• “Americans treating Colombians badly” is probably more a perception than a fact. The policemen involved have probably never been treated badly themselves by Americans. I’m speculating it is stories of Colombians being treated as criminals and second class citizens when in the US. And I’d suggest Colombia is lucky to have the US in its corner.

            Nevertheless, having been stopped and interrogated by the FARC in the south of the country back in 2001 I was thankful that my passport said I wasn’t American!

  2. Wow, all I can say that the article was very informative of the people in Cali. I never been to colombia but could tell the people their were on the darker side. I have had the chance to meet a few woman on line from Cali and they were very friendly and did not ask for money. I thought that if I was going to date or friend a wife in colombia it would be Cali. Thanks for your story of the people in Cali it was great.

  3. Sorry Des, but I am calling BS on the statement that “They then informed the police they weren’t gringos but English” and then were let go by the police who supposedly thought they were Americans. Bottom line is that Gringo is used in a very broad term here in Colombia. If you don’t come from a native Spanish speaking country, and you have lighter features, you’re a Gringo. Deal with it.

    Furthermore, I’ve been in Colombia for 2 years and have never been discriminated against or treated badly because I was from the US. Quite the opposite actually. Not sure how much time you have sent here in Colombia, but the country has pretty close ties to the US and many Colombians that have the means to do so, see the US as a vacation destination of choice. There are massive Colombian ex-pat populations in South Florida and New York. Hell, I’ve even ran into an indigente here in Bogota that speaks English with perfect New Jersey accent. Believe me when I say that you aren’t going to get a free pass or treated with reverence because you come from Canada or a European country vs the US. Colombians for the most part, don’t care.

    • Call it it what you want Dan. I’ve been here for over a decade and I find it amusing now with more foreigners coming everyone is an expert on the country having spent a few months here. Do you even know the basis for the word “gringo”? Sure its used for light skinned foreigners in general because every Colombian thinks that person is from the US. It comes from “green go” meaning the US soldiers that wears green and go which is obvious enough. Look in wikipedia where it says it is generally used disparagingly. Now how about you get a few more years experience here and then come again.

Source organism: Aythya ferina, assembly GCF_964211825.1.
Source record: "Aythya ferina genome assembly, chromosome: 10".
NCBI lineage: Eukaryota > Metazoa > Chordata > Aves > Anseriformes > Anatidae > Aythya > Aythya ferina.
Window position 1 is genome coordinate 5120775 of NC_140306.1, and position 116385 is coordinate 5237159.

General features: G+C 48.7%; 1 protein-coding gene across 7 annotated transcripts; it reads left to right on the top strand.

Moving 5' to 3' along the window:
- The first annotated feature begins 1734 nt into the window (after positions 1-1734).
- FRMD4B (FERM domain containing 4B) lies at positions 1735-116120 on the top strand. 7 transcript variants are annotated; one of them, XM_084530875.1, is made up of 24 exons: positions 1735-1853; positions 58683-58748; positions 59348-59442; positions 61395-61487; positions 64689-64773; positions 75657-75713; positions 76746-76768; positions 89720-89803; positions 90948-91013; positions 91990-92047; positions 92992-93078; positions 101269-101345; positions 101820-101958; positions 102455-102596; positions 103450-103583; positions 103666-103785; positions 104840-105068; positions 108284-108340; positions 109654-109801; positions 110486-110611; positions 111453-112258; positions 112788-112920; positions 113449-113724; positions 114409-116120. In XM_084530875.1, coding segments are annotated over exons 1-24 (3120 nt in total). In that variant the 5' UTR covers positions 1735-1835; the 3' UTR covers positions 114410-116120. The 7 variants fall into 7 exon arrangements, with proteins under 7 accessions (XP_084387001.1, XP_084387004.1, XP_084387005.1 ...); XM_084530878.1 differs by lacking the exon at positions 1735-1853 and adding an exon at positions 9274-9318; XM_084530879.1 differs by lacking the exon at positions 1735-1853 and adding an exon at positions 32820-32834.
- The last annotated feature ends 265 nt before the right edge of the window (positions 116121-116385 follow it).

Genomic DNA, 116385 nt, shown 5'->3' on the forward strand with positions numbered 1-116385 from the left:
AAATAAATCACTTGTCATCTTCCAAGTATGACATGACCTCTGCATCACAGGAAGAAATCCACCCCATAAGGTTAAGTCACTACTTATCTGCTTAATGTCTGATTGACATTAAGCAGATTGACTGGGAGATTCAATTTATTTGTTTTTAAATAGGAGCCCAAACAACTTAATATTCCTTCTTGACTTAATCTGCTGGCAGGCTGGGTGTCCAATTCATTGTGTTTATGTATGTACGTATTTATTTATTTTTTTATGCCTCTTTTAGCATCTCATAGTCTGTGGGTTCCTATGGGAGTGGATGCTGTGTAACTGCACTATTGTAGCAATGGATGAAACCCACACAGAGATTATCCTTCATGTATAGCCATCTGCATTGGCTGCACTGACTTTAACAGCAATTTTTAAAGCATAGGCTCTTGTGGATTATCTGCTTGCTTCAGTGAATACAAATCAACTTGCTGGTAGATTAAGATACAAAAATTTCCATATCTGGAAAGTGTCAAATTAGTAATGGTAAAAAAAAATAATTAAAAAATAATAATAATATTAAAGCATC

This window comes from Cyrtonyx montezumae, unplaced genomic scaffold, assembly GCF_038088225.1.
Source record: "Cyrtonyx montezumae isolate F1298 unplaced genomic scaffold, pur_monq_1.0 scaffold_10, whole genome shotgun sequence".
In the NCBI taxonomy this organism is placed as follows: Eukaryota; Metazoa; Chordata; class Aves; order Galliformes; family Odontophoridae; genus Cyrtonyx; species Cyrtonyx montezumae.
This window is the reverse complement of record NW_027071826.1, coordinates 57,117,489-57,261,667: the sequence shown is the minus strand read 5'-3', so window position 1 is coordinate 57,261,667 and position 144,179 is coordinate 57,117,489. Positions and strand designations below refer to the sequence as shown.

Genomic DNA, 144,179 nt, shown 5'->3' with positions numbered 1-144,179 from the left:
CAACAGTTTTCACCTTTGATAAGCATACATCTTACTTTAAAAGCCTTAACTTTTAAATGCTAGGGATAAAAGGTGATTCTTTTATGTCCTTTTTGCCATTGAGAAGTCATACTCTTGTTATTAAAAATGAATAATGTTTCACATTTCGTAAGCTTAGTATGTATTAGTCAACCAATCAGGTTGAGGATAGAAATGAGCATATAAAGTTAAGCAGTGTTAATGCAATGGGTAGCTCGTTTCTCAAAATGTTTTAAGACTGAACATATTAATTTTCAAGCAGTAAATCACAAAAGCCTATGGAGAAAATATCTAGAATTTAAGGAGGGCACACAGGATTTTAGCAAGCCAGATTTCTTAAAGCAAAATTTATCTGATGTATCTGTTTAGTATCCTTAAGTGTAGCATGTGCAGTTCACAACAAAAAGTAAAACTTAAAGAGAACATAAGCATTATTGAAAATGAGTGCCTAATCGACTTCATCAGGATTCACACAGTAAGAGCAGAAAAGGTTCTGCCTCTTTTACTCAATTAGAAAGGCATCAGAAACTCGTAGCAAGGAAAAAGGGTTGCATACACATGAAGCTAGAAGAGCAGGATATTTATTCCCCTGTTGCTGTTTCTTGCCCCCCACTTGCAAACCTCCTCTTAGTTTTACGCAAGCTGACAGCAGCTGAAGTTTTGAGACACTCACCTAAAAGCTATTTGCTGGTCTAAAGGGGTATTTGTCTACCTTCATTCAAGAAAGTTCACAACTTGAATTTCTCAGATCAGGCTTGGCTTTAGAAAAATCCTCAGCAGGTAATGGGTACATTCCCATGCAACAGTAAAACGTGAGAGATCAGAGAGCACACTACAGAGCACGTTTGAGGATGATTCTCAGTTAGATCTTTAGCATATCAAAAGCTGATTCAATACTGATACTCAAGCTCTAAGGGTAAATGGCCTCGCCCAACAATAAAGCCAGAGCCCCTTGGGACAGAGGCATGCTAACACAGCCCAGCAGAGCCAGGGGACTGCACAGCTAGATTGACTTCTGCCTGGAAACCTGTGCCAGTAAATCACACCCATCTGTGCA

• Well, I hate to break it to ya, but I have been here for more than a few months and am still here. This might be news to you, but you aren’t the only Gringo who maintains residency here in Colombia.

        I don’t care as to how you think the definition of Gringo should be applied, but obviously who and what you think should be called a Gringo, holds zero weight amongst Colombians, because they readily refer to foreigners as Gringos; American or not. If you have in fact been here for such a long time, then you would know that by now. Like I said, you are a Gringo. Lecturing Colombians on the finer points as to what a Gringo is, will not change that fact. Maybe you should be like the vast majority of the foreigners here and embrace that fact. Gringo.

        • Hey, I call myself a gringo. I can laugh at myself. It’s no big deal to me. But while gringo is used for all light skinned foreigners, its more direct meaning is American.. I have clarified this with Colombians (who know more than me!).

          As a personal experience, i was once pulled up by the police and didn’t have my documents. While they seemed unfriendly initially I used the line “Por favor, no soy gringo, soy…”and their demeanour immediately changed and they suddenly became friendly with me and then left with no more inquiries. Take that however which way you want.

          And I know a lot more about the place after over a decade here than I did after 2 years here. And I’m still learning….

        • I learned to embrace it, no big deal. I was in a taxi the other day in Laureles, and the driver stopped and yelled “mono” to a fair skinned Colombian for directions. It wasn’t an insult, it’s just the way they talk here. Same goes for negro and gringo.